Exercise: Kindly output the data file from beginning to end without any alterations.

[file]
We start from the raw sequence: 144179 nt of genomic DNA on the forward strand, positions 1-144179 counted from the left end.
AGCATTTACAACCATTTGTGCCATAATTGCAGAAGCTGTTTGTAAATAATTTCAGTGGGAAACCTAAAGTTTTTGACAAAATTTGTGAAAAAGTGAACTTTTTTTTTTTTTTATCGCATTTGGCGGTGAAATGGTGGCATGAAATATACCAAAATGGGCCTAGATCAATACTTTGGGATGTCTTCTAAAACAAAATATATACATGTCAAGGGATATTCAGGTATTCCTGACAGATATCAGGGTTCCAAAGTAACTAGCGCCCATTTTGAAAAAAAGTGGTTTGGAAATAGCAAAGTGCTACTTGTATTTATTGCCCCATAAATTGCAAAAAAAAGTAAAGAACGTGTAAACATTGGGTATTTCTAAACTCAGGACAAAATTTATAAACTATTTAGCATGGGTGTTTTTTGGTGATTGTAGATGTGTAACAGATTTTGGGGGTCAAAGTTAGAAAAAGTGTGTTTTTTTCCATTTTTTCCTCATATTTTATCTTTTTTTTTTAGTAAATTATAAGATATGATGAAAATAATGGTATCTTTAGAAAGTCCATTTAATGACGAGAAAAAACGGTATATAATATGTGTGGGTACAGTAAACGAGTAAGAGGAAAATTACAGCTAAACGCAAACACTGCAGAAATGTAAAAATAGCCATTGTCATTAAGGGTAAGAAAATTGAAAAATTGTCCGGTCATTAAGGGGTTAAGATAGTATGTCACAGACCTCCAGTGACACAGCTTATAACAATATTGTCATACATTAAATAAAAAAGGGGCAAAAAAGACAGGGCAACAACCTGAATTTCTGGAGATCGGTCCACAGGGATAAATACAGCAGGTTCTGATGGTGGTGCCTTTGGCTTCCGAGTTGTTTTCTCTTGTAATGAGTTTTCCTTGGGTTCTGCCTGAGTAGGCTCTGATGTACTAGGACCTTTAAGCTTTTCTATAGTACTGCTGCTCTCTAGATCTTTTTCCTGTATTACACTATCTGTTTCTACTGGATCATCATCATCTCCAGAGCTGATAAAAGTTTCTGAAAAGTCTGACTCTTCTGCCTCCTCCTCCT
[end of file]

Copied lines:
We start from the raw sequence: 144179 nt of genomic DNA on the forward strand, positions 1-144179 counted from the left end.
AGCATTTACAACCATTTGTGCCATAATTGCAGAAGCTGTTTGTAAATAATTTCAGTGGGAAACCTAAAGTTTTTGACAAAATTTGTGAAAAAGTGAACTTTTTTTTTTTTTTATCGCATTTGGCGGTGAAATGGTGGCATGAAATATACCAAAATGGGCCTAGATCAATACTTTGGGATGTCTTCTAAAACAAAATATATACATGTCAAGGGATATTCAGGTATTCCTGACAGATATCAGGGTTCCAAAGTAACTAGCGCCCATTTTGAAAAAAAGTGGTTTGGAAATAGCAAAGTGCTACTTGTATTTATTGCCCCATAAATTGCAAAAAAAAGTAAAGAACGTGTAAACATTGGGTATTTCTAAACTCAGGACAAAATTTATAAACTATTTAGCATGGGTGTTTTTTGGTGATTGTAGATGTGTAACAGATTTTGGGGGTCAAAGTTAGAAAAAGTGTGTTTTTTTCCATTTTTTCCTCATATTTTATCTTTTTTTTTTAGTAAATTATAAGATATGATGAAAATAATGGTATCTTTAGAAAGTCCATTTAATGACGAGAAAAAACGGTATATAATATGTGTGGGTACAGTAAACGAGTAAGAGGAAAATTACAGCTAAACGCAAACACTGCAGAAATGTAAAAATAGCCATTGTCATTAAGGGTAAGAAAATTGAAAAATTGTCCGGTCATTAAGGGGTTAAGATAGTATGTCACAGACCTCCAGTGACACAGCTTATAACAATATTGTCATACATTAAATAAAAAAGGGGCAAAAAAGACAGGGCAACAACCTGAATTTCTGGAGATCGGTCCACAGGGATAAATACAGCAGGTTCTGATGGTGGTGCCTTTGGCTTCCGAGTTGTTTTCTCTTGTAATGAGTTTTCCTTGGGTTCTGCCTGAGTAGGCTCTGATGTACTAGGACCTTTAAGCTTTTCTATAGTACTGCTGCTCTCTAGATCTTTTTCCTGTATTACACTATCTGTTTCTACTGGATCATCATCATCTCCAGAGCTGATAAAAGTTTCTGAAAAGTCTGACTCTTCTGCCTCCTCCTCCT